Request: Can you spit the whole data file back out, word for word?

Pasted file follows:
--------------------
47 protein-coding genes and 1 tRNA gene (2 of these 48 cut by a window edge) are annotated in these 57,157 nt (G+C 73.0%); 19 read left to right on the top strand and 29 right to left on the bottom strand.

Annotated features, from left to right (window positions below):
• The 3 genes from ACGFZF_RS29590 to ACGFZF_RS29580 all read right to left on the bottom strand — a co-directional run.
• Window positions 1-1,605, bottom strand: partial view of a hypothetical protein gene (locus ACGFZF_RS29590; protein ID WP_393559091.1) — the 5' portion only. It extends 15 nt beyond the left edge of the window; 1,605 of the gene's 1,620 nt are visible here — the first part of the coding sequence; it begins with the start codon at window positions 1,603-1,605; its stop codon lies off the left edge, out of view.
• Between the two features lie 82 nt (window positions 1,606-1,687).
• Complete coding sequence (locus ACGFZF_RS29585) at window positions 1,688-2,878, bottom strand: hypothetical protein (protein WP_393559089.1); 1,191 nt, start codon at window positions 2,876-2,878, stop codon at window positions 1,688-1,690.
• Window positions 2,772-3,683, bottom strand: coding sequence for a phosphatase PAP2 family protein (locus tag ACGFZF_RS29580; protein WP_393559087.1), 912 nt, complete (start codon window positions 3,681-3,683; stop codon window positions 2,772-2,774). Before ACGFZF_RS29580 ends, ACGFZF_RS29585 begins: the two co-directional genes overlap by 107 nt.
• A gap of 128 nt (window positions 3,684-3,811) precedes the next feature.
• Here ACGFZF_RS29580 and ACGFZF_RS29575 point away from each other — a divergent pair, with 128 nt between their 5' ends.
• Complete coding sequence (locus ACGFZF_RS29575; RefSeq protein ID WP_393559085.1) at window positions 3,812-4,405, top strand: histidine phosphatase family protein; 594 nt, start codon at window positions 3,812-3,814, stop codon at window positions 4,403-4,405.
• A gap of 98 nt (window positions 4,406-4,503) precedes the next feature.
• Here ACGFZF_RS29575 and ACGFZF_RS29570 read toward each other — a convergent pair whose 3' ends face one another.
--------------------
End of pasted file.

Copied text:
47 protein-coding genes and 1 tRNA gene (2 of these 48 cut by a window edge) are annotated in these 57,157 nt (G+C 73.0%); 19 read left to right on the top strand and 29 right to left on the bottom strand.

Annotated features, from left to right (window positions below):
• The 3 genes from ACGFZF_RS29590 to ACGFZF_RS29580 all read right to left on the bottom strand — a co-directional run.
• Window positions 1-1,605, bottom strand: partial view of a hypothetical protein gene (locus ACGFZF_RS29590; protein ID WP_393559091.1) — the 5' portion only. It extends 15 nt beyond the left edge of the window; 1,605 of the gene's 1,620 nt are visible here — the first part of the coding sequence; it begins with the start codon at window positions 1,603-1,605; its stop codon lies off the left edge, out of view.
• Between the two features lie 82 nt (window positions 1,606-1,687).
• Complete coding sequence (locus ACGFZF_RS29585) at window positions 1,688-2,878, bottom strand: hypothetical protein (protein WP_393559089.1); 1,191 nt, start codon at window positions 2,876-2,878, stop codon at window positions 1,688-1,690.
• Window positions 2,772-3,683, bottom strand: coding sequence for a phosphatase PAP2 family protein (locus tag ACGFZF_RS29580; protein WP_393559087.1), 912 nt, complete (start codon window positions 3,681-3,683; stop codon window positions 2,772-2,774). Before ACGFZF_RS29580 ends, ACGFZF_RS29585 begins: the two co-directional genes overlap by 107 nt.
• A gap of 128 nt (window positions 3,684-3,811) precedes the next feature.
• Here ACGFZF_RS29580 and ACGFZF_RS29575 point away from each other — a divergent pair, with 128 nt between their 5' ends.
• Complete coding sequence (locus ACGFZF_RS29575; RefSeq protein ID WP_393559085.1) at window positions 3,812-4,405, top strand: histidine phosphatase family protein; 594 nt, start codon at window positions 3,812-3,814, stop codon at window positions 4,403-4,405.
• A gap of 98 nt (window positions 4,406-4,503) precedes the next feature.
• Here ACGFZF_RS29575 and ACGFZF_RS29570 read toward each other — a convergent pair whose 3' ends face one another.